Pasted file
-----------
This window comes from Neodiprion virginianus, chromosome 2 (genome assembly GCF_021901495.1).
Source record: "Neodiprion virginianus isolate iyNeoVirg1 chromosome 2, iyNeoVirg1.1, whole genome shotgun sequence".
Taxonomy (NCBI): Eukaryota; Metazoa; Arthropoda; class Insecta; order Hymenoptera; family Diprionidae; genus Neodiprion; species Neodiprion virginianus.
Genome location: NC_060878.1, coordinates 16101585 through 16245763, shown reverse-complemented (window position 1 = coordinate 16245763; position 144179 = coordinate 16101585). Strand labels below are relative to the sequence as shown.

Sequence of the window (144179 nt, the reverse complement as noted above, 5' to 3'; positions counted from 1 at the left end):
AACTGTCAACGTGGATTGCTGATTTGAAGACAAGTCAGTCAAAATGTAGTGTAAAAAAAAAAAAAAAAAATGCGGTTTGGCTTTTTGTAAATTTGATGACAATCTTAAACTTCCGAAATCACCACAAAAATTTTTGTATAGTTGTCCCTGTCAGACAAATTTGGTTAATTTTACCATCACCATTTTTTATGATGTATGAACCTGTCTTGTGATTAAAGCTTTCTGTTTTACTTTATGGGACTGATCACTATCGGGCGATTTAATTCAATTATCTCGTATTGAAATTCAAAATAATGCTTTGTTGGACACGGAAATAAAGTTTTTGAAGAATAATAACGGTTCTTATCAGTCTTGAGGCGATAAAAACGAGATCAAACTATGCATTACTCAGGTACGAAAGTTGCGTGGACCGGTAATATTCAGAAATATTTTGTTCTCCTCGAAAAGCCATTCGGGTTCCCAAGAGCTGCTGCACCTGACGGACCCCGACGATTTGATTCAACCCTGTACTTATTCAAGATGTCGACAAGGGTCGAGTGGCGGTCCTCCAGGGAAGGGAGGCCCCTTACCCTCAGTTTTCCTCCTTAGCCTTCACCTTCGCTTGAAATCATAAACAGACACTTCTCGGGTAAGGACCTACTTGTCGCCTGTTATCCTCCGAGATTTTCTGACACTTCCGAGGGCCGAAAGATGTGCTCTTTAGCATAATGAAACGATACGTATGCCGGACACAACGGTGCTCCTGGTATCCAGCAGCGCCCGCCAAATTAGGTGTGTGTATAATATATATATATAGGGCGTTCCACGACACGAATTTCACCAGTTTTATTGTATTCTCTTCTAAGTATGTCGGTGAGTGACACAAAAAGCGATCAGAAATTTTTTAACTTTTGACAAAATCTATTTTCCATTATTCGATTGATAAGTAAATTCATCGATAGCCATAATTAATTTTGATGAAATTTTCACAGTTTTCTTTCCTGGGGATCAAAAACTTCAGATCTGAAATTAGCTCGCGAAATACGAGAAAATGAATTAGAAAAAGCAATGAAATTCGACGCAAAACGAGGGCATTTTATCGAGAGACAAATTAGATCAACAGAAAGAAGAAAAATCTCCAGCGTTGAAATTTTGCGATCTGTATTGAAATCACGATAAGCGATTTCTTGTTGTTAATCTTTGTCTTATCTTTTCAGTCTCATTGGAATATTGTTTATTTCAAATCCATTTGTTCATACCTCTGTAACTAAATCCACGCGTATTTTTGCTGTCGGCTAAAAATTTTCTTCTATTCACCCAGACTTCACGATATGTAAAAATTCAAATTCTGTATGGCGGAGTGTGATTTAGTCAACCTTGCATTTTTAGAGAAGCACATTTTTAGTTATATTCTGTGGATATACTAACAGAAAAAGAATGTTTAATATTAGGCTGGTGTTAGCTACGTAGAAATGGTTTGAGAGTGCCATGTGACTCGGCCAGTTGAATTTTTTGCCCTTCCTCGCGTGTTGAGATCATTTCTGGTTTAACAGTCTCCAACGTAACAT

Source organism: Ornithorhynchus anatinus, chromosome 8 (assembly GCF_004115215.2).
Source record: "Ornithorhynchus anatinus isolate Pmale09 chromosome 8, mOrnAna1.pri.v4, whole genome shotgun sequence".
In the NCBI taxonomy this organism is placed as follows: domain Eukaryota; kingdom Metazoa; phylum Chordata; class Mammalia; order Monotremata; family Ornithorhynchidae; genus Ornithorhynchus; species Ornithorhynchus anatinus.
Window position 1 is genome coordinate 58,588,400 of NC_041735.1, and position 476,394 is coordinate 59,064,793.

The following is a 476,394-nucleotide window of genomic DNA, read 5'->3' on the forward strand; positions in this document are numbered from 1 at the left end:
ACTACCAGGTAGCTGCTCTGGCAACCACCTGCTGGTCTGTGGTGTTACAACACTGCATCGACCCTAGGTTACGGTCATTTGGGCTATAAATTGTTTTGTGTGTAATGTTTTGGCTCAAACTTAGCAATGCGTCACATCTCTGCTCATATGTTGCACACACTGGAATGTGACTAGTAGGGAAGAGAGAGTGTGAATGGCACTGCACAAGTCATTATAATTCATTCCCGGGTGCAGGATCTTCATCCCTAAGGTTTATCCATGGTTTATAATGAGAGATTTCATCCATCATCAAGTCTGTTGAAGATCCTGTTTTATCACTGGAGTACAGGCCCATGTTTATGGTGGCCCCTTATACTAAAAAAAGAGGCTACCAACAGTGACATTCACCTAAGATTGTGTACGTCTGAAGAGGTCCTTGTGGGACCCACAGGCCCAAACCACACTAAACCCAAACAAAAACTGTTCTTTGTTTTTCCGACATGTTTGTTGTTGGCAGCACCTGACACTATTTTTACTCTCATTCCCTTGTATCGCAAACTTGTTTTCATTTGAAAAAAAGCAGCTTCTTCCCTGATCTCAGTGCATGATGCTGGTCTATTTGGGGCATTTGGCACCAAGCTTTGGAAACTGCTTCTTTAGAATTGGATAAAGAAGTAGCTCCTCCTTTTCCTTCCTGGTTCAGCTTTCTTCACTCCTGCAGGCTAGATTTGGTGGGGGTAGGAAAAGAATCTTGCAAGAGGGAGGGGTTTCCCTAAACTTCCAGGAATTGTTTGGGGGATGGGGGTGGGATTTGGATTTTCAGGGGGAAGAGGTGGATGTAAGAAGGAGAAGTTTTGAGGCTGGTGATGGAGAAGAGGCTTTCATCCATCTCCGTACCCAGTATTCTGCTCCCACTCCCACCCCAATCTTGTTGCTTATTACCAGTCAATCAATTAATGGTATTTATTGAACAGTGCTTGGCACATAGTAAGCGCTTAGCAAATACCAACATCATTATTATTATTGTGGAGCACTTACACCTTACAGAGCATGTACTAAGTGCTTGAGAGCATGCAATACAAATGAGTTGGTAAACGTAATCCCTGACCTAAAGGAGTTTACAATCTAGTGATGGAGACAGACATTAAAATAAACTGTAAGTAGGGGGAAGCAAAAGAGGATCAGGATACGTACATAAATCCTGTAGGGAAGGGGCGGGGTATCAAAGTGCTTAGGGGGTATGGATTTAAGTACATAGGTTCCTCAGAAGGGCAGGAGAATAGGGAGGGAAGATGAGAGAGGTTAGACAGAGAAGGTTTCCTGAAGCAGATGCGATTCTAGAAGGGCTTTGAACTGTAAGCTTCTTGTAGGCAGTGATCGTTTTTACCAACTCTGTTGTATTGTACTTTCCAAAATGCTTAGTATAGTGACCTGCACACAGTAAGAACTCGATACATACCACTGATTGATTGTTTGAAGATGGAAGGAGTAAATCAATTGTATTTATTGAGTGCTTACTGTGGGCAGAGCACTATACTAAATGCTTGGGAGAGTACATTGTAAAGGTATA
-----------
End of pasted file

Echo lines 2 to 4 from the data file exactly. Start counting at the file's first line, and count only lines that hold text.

Source record: "Neodiprion virginianus isolate iyNeoVirg1 chromosome 2, iyNeoVirg1.1, whole genome shotgun sequence".
Taxonomy (NCBI): Eukaryota; Metazoa; Arthropoda; class Insecta; order Hymenoptera; family Diprionidae; genus Neodiprion; species Neodiprion virginianus.
Genome location: NC_060878.1, coordinates 16101585 through 16245763, shown reverse-complemented (window position 1 = coordinate 16245763; position 144179 = coordinate 16101585). Strand labels below are relative to the sequence as shown.